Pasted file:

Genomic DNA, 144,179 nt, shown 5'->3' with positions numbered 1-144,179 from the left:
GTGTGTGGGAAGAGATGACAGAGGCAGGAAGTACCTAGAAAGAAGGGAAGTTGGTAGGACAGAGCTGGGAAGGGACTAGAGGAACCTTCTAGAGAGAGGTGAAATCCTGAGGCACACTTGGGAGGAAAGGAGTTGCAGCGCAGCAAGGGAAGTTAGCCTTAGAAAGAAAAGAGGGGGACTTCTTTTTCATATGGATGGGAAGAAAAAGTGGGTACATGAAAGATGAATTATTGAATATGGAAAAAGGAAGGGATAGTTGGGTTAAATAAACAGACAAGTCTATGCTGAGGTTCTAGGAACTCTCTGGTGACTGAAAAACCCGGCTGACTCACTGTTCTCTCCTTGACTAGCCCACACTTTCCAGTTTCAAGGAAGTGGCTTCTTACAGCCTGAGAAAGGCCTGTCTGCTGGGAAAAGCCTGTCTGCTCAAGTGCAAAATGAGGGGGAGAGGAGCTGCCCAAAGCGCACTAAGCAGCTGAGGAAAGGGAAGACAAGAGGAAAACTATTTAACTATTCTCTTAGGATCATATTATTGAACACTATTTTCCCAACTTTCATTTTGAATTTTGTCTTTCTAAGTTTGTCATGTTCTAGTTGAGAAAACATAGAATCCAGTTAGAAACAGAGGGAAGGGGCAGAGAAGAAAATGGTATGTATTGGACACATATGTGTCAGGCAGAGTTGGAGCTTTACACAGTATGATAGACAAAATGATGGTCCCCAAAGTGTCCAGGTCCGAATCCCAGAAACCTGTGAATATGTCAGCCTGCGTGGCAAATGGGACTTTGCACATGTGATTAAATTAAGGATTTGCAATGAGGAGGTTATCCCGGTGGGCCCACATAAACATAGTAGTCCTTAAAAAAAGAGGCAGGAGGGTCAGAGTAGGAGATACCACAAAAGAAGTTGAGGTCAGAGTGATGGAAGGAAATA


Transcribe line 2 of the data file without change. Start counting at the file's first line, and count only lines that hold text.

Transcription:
GTGTGTGGGAAGAGATGACAGAGGCAGGAAGTACCTAGAAAGAAGGGAAGTTGGTAGGACAGAGCTGGGAAGGGACTAGAGGAACCTTCTAGAGAGAGGTGAAATCCTGAGGCACACTTGGGAGGAAAGGAGTTGCAGCGCAGCAAGGGAAGTTAGCCTTAGAAAGAAAAGAGGGGGACTTCTTTTTCATATGGATGGGAAGAAAAAGTGGGTACATGAAAGATGAATTATTGAATATGGAAAAAGGAAGGGATAGTTGGGTTAAATAAACAGACAAGTCTATGCTGAGGTTCTAGGAACTCTCTGGTGACTGAAAAACCCGGCTGACTCACTGTTCTCTCCTTGACTAGCCCACACTTTCCAGTTTCAAGGAAGTGGCTTCTTACAGCCTGAGAAAGGCCTGTCTGCTGGGAAAAGCCTGTCTGCTCAAGTGCAAAATGAGGGGGAGAGGAGCTGCCCAAAGCGCACTAAGCAGCTGAGGAAAGGGAAGACAAGAGGAAAACTATTTAACTATTCTCTTAGGATCATATTATTGAACACTATTTTCCCAACTTTCATTTTGAATTTTGTCTTTCTAAGTTTGTCATGTTCTAGTTGAGAAAACATAGAATCCAGTTAGAAACAGAGGGAAGGGGCAGAGAAGAAAATGGTATGTATTGGACACATATGTGTCAGGCAGAGTTGGAGCTTTACACAGTATGATAGACAAAATGATGGTCCCCAAAGTGTCCAGGTCCGAATCCCAGAAACCTGTGAATATGTCAGCCTGCGTGGCAAATGGGACTTTGCACATGTGATTAAATTAAGGATTTGCAATGAGGAGGTTATCCCGGTGGGCCCACATAAACATAGTAGTCCTTAAAAAAAGAGGCAGGAGGGTCAGAGTAGGAGATACCACAAAAGAAGTTGAGGTCAGAGTGATGGAAGGAAATA